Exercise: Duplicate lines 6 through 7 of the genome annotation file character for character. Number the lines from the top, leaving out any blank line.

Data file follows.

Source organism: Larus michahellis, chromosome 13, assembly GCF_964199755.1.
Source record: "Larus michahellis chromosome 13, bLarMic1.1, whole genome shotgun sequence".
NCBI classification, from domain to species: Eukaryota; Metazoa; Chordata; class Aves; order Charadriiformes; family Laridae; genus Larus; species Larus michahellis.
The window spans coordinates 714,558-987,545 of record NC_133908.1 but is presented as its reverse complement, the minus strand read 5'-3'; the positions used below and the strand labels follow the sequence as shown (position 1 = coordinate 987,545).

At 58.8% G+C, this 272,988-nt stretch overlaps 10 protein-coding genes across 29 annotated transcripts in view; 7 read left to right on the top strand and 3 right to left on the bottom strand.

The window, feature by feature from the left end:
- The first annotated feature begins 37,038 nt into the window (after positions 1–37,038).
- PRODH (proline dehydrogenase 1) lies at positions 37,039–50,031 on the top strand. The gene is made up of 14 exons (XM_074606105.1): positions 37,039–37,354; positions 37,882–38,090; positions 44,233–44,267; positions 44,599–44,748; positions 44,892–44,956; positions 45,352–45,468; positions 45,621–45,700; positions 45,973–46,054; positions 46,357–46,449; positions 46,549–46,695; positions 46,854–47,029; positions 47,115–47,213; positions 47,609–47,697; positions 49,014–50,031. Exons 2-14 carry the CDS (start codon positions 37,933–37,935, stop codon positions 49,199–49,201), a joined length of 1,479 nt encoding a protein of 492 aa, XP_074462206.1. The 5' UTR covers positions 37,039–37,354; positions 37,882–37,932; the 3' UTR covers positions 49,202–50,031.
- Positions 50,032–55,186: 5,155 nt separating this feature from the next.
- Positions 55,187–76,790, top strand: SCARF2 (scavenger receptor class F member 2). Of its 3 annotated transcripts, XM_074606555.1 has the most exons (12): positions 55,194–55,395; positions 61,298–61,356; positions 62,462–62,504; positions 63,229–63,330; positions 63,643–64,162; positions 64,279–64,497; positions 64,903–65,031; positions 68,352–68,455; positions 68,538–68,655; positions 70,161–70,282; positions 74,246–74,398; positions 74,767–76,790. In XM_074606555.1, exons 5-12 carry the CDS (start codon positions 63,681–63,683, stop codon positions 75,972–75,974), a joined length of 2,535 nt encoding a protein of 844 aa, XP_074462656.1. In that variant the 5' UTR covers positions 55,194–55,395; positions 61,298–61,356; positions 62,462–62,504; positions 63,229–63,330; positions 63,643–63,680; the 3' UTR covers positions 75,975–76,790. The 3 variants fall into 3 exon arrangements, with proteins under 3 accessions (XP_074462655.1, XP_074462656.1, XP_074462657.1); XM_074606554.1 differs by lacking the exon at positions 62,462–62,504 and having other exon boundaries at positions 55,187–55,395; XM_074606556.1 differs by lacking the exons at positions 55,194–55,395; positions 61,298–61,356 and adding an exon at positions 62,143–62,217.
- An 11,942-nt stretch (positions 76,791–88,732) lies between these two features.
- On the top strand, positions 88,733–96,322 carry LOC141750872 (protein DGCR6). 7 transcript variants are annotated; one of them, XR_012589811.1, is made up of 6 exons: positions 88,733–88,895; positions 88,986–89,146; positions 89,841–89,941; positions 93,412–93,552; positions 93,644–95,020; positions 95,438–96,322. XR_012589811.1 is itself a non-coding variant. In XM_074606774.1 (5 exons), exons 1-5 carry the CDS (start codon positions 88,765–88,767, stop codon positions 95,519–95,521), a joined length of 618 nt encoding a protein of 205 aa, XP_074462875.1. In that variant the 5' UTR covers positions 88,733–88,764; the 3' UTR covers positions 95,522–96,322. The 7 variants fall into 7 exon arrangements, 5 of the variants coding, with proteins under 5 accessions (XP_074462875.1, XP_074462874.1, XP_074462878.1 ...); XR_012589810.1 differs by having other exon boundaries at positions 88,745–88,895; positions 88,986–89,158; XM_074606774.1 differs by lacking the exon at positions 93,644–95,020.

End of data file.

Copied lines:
The window, feature by feature from the left end:
- The first annotated feature begins 37,038 nt into the window (after positions 1–37,038).